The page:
The Woods Hole Science Aquarium (WHSA) is offering three summer programs for high school students in 2013, a five-week internship and two two-week seminars devoted to careers in marine science. All three programs are designed for students who are interested in marine science and marine animals, aquarium operations, and marine education and conservation.
Interns in the five-week program will spend approximately 25
hours per week in the aquarium helping to care for animals. The interns
will learn about animal husbandry and will be trained as assistant
naturalists for shore-side collecting trips for the public. Interns are
expected to help with cleaning tanks, preparing fish food, and other
animal husbandry chores that can be messy and smelly. The five-week
program will run from June 24 through July 26.; In the last two weeks,
the interns will participate in the two-week Careers seminar.
The Careers in Marine Science seminars will run from July
15-26 and July 29 to August 9. The seminar are designed to give
students an idea of what people working in Woods Hole science
institutions do, and how different disciplines contribute to the larger
effort to understand the marine world and to manage marine resources
Seminar participants will learn animal husbandry and basic
aquarist skills, hear presentations from scientists working in a
variety of fields, go on collecting trips, and visit other science
institutions and aquariums.
To participate in either the internship or the seminar,
students must have finished 10th, 11th or 12th grade and must be at
least 16 years old by June 24. Applicants must have U.S. citizenship.
Application forms are available in the aquarium and online at http://aquarium.nefsc.noaa.gov/hsinterns.html/.
Applicants must also provide a transcript and two references. E-mail
applications are welcome. All application materials must be
postmarked by March 15. The 2013 interns and seminar participants will
be announced by April 1.
The Woods Hole Science Aquarium holds approximately 120
species of marine animals in several dozen tanks that provide cold
water, temperate water, and tropical water habitats. In a typical summer
the aquarium hosts more than 50,000 visitors from all 50 states and
more than 50 countries.
The summer programs are run by the staff of the Woods Hole
Science Aquarium and are a project of NOAA’s National Marine Fisheries
Service in partnership with the Marine Biological Laboratory.
The aquarium welcomes applications from students of all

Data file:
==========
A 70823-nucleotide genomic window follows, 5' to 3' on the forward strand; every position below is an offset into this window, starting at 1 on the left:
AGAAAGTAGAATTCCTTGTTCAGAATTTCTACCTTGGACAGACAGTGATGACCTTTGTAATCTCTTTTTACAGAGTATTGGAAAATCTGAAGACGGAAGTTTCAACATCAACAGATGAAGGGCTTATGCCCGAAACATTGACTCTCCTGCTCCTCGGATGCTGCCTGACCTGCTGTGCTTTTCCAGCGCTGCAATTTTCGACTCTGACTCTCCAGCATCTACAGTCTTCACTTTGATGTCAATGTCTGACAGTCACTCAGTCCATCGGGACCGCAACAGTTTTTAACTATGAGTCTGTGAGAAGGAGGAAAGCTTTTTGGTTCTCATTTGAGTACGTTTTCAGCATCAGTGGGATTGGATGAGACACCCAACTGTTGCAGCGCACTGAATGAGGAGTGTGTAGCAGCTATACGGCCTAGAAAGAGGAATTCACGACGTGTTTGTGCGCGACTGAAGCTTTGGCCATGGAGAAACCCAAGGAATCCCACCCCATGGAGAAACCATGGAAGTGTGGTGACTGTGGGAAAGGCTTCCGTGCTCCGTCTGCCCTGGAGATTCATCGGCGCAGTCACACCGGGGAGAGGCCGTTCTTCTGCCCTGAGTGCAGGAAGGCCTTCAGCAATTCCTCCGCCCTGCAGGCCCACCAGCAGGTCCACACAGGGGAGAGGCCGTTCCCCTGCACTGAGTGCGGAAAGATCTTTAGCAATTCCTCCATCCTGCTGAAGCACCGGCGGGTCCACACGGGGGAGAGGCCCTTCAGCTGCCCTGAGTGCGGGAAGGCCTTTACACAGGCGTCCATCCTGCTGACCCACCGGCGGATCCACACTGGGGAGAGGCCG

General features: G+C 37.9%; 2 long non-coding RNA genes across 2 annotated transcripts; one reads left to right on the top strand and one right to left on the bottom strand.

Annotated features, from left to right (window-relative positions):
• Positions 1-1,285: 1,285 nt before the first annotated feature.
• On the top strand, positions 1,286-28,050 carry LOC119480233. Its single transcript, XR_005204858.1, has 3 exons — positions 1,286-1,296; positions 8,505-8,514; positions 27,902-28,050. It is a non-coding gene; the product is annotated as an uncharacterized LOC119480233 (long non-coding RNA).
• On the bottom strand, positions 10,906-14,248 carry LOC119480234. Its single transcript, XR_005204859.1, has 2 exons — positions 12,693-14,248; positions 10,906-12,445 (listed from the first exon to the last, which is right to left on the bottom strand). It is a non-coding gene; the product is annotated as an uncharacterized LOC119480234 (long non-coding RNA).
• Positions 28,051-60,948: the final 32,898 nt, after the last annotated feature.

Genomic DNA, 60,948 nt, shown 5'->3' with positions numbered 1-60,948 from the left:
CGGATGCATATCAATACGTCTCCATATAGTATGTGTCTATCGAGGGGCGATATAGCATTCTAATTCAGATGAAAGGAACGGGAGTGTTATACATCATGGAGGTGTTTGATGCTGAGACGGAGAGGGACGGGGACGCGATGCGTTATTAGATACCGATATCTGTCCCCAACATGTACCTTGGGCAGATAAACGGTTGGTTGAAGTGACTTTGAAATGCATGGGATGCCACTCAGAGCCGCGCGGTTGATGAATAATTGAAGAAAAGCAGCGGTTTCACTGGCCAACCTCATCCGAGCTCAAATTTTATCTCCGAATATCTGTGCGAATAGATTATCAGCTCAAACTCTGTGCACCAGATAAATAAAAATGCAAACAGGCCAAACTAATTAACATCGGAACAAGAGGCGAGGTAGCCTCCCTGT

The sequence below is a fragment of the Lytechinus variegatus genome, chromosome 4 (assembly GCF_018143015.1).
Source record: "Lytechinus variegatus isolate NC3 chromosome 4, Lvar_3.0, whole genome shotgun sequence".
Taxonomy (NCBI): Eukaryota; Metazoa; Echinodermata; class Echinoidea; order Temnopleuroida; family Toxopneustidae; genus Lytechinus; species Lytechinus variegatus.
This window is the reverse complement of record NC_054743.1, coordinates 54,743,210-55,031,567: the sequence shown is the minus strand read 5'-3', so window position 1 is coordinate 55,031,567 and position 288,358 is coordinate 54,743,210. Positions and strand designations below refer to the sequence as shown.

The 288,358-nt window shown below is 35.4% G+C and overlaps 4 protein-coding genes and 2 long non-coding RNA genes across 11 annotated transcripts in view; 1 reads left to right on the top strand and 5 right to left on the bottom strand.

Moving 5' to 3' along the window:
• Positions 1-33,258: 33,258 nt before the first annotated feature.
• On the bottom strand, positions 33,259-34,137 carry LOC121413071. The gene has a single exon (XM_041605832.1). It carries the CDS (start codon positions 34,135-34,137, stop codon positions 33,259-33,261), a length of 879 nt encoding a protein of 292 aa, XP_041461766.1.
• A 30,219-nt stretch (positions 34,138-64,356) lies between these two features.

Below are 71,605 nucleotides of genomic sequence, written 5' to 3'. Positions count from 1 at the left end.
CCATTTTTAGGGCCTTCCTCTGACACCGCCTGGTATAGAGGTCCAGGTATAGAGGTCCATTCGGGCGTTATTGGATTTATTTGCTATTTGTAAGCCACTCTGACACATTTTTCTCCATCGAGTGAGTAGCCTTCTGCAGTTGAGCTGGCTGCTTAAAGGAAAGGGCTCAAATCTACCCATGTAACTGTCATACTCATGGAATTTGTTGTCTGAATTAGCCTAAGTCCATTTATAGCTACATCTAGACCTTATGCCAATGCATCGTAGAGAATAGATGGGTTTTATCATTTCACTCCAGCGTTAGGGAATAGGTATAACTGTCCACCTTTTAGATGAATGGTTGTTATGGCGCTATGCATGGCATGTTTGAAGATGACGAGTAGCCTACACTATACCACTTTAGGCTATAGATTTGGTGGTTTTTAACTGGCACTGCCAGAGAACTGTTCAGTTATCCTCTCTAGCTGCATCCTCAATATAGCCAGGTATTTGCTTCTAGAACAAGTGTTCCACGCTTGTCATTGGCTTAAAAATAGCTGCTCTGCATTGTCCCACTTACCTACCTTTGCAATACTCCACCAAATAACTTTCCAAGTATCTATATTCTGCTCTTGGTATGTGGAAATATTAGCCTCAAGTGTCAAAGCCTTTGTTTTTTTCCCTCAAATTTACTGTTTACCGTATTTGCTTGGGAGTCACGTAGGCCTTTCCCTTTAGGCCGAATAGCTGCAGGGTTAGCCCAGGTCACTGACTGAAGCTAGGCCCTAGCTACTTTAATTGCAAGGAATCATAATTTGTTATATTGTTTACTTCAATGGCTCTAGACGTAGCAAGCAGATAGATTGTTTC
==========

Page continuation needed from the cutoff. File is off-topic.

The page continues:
backgrounds. Students from groups currently under-represented in marine
sciences are especially encouraged to apply – this includes African
American, Cape Verdean, Hispanic, and Native American students.
Questions about the program may be directed to George Liles, WHSA Curator, (508) 495-2037, or firstname.lastname@example.org.
In its simplest form, etiquette is nothing more than doing the right thing at the right time for a particular situation. Some of these ru...
WASHINGTON – The U.S. Environmental Protection Agency (EPA) is launching a web-based discussion forum to gather public input on how the...
Beginning February 1, 2014 the New York State Department of Environmental Conservation (DEC) is decreasing sporting license fees. This pric...
ASMFC Atlantic Menhaden Board Initiates Addendum to Increase Abundance and Spawning Stock Biomass Arlington, VA – The Commission’s Atlanti...
When you hire a guide on the Upper Delaware or anywhere else, don't make assumptions, check to see if your guide is licensed. On the...
It’s been an excellent water year so far and that's resulted in some very good drift boat fishing on the Upper Delaware. The Main Ste...
Alexandria, VA – The Commission’s Atlantic Striped Bass Management Board has initiated development of Draft Addendum III with the goals of r...
Bill confirms outdoor recreation industry is a significant economic drive The bill, known as the Outdoor REC Act, passed the House...
Summer Trout Fishing on the Upper Delaware River It’s been an excellent water year so far and that's resulted in some very good fish...
Low, turbid water poses a risk to spawning trout Anglers: please don't fish the Esopus Creek from the Shandaken Portal to the Asho...